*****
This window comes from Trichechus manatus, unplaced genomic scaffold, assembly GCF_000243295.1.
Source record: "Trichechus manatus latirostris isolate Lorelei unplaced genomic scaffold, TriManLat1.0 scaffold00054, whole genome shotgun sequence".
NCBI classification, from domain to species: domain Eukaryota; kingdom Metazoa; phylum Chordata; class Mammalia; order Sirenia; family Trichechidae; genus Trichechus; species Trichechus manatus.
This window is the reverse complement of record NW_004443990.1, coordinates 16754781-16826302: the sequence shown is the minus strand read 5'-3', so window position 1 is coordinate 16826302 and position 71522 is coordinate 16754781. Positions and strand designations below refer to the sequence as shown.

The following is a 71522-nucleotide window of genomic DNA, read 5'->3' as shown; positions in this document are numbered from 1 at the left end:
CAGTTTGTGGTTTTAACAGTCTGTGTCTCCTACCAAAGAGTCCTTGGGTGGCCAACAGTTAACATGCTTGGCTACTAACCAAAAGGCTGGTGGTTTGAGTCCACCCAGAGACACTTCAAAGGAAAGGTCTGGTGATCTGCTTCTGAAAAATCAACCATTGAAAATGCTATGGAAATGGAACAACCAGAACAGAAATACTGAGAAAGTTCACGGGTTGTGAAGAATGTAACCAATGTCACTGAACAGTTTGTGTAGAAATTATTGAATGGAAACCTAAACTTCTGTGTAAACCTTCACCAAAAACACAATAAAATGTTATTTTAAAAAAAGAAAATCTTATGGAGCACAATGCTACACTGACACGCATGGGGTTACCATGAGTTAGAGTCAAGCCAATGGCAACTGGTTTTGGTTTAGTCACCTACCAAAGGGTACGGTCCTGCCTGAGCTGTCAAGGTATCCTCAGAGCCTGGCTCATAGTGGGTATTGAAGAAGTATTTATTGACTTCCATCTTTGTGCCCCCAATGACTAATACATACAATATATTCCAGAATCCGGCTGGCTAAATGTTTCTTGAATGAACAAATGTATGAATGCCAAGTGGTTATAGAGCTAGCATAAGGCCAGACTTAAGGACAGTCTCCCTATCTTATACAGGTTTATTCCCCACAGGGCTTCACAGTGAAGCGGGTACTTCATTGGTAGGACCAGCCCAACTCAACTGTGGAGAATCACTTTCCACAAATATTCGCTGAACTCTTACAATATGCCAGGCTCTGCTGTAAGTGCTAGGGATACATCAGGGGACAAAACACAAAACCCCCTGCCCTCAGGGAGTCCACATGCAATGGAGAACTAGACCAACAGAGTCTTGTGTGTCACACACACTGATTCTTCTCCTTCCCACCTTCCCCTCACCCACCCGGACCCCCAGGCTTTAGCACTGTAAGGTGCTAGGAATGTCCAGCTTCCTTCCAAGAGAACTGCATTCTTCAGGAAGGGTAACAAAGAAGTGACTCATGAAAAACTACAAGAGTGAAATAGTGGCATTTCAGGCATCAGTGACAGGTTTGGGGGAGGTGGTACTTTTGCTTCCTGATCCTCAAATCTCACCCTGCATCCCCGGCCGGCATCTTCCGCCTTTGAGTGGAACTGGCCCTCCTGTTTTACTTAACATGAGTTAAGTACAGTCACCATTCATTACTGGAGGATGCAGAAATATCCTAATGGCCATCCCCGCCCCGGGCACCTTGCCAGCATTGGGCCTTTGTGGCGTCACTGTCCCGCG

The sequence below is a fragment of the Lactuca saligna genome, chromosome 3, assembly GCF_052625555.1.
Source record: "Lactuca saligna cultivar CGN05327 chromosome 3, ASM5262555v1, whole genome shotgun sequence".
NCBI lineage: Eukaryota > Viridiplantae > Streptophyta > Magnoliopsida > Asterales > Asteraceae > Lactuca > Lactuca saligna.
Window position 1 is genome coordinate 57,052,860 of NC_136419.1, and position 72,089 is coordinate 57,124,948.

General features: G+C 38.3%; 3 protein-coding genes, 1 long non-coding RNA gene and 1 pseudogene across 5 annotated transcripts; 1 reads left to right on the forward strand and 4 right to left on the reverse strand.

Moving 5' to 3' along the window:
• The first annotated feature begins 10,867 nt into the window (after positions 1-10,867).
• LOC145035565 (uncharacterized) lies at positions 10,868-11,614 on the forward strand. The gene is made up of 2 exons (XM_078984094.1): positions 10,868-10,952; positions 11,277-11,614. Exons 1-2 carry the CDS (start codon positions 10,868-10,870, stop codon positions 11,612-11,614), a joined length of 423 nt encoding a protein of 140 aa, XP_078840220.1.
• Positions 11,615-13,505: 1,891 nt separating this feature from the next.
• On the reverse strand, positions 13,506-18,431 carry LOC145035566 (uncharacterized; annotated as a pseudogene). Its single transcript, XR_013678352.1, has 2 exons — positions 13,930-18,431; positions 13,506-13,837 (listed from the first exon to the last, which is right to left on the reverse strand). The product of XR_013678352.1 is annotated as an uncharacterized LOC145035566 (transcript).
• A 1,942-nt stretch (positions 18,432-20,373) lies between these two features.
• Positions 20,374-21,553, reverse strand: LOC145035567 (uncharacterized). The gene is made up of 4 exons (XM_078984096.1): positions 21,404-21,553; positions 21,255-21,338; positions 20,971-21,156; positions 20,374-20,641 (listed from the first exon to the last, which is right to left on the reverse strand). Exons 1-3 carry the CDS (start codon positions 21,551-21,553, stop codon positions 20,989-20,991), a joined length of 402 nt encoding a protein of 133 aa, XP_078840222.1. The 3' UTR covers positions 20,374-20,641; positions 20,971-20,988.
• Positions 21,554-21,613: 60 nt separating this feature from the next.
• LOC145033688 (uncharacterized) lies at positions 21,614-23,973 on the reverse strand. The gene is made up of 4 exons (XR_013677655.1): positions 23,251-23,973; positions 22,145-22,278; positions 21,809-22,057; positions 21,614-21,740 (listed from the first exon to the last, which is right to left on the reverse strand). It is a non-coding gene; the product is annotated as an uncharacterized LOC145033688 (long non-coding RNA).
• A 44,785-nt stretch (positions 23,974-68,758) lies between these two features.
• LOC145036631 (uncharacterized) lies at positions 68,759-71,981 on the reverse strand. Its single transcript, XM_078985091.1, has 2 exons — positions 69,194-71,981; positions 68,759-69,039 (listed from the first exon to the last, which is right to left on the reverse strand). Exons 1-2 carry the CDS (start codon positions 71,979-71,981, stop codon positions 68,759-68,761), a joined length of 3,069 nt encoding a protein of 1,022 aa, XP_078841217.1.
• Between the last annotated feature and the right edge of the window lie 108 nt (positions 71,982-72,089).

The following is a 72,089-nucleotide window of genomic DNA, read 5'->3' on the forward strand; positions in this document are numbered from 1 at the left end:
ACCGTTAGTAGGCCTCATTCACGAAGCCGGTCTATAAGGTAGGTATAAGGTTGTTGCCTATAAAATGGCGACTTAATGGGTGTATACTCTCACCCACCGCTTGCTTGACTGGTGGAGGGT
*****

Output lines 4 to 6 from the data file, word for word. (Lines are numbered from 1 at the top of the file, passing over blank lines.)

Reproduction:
This window is the reverse complement of record NW_004443990.1, coordinates 16754781-16826302: the sequence shown is the minus strand read 5'-3', so window position 1 is coordinate 16826302 and position 71522 is coordinate 16754781. Positions and strand designations below refer to the sequence as shown.

The following is a 71522-nucleotide window of genomic DNA, read 5'->3' as shown; positions in this document are numbered from 1 at the left end:
CAGTTTGTGGTTTTAACAGTCTGTGTCTCCTACCAAAGAGTCCTTGGGTGGCCAACAGTTAACATGCTTGGCTACTAACCAAAAGGCTGGTGGTTTGAGTCCACCCAGAGACACTTCAAAGGAAAGGTCTGGTGATCTGCTTCTGAAAAATCAACCATTGAAAATGCTATGGAAATGGAACAACCAGAACAGAAATACTGAGAAAGTTCACGGGTTGTGAAGAATGTAACCAATGTCACTGAACAGTTTGTGTAGAAATTATTGAATGGAAACCTAAACTTCTGTGTAAACCTTCACCAAAAACACAATAAAATGTTATTTTAAAAAAAGAAAATCTTATGGAGCACAATGCTACACTGACACGCATGGGGTTACCATGAGTTAGAGTCAAGCCAATGGCAACTGGTTTTGGTTTAGTCACCTACCAAAGGGTACGGTCCTGCCTGAGCTGTCAAGGTATCCTCAGAGCCTGGCTCATAGTGGGTATTGAAGAAGTATTTATTGACTTCCATCTTTGTGCCCCCAATGACTAATACATACAATATATTCCAGAATCCGGCTGGCTAAATGTTTCTTGAATGAACAAATGTATGAATGCCAAGTGGTTATAGAGCTAGCATAAGGCCAGACTTAAGGACAGTCTCCCTATCTTATACAGGTTTATTCCCCACAGGGCTTCACAGTGAAGCGGGTACTTCATTGGTAGGACCAGCCCAACTCAACTGTGGAGAATCACTTTCCACAAATATTCGCTGAACTCTTACAATATGCCAGGCTCTGCTGTAAGTGCTAGGGATACATCAGGGGACAAAACACAAAACCCCCTGCCCTCAGGGAGTCCACATGCAATGGAGAACTAGACCAACAGAGTCTTGTGTGTCACACACACTGATTCTTCTCCTTCCCACCTTCCCCTCACCCACCCGGACCCCCAGGCTTTAGCACTGTAAGGTGCTAGGAATGTCCAGCTTCCTTCCAAGAGAACTGCATTCTTCAGGAAGGGTAACAAAGAAGTGACTCATGAAAAACTACAAGAGTGAAATAGTGGCATTTCAGGCATCAGTGACAGGTTTGGGGGAGGTGGTACTTTTGCTTCCTGATCCTCAAATCTCACCCTGCATCCCCGGCCGGCATCTTCCGCCTTTGAGTGGAACTGGCCCTCCTGTTTTACTTAACATGAGTTAAGTACAGTCACCATTCATTACTGGAGGATGCAGAAATATCCTAATGGCCATCCCCGCCCCGGGCACCTTGCCAGCATTGGGCCTTTGTGGCGTCACTGTCCCGCG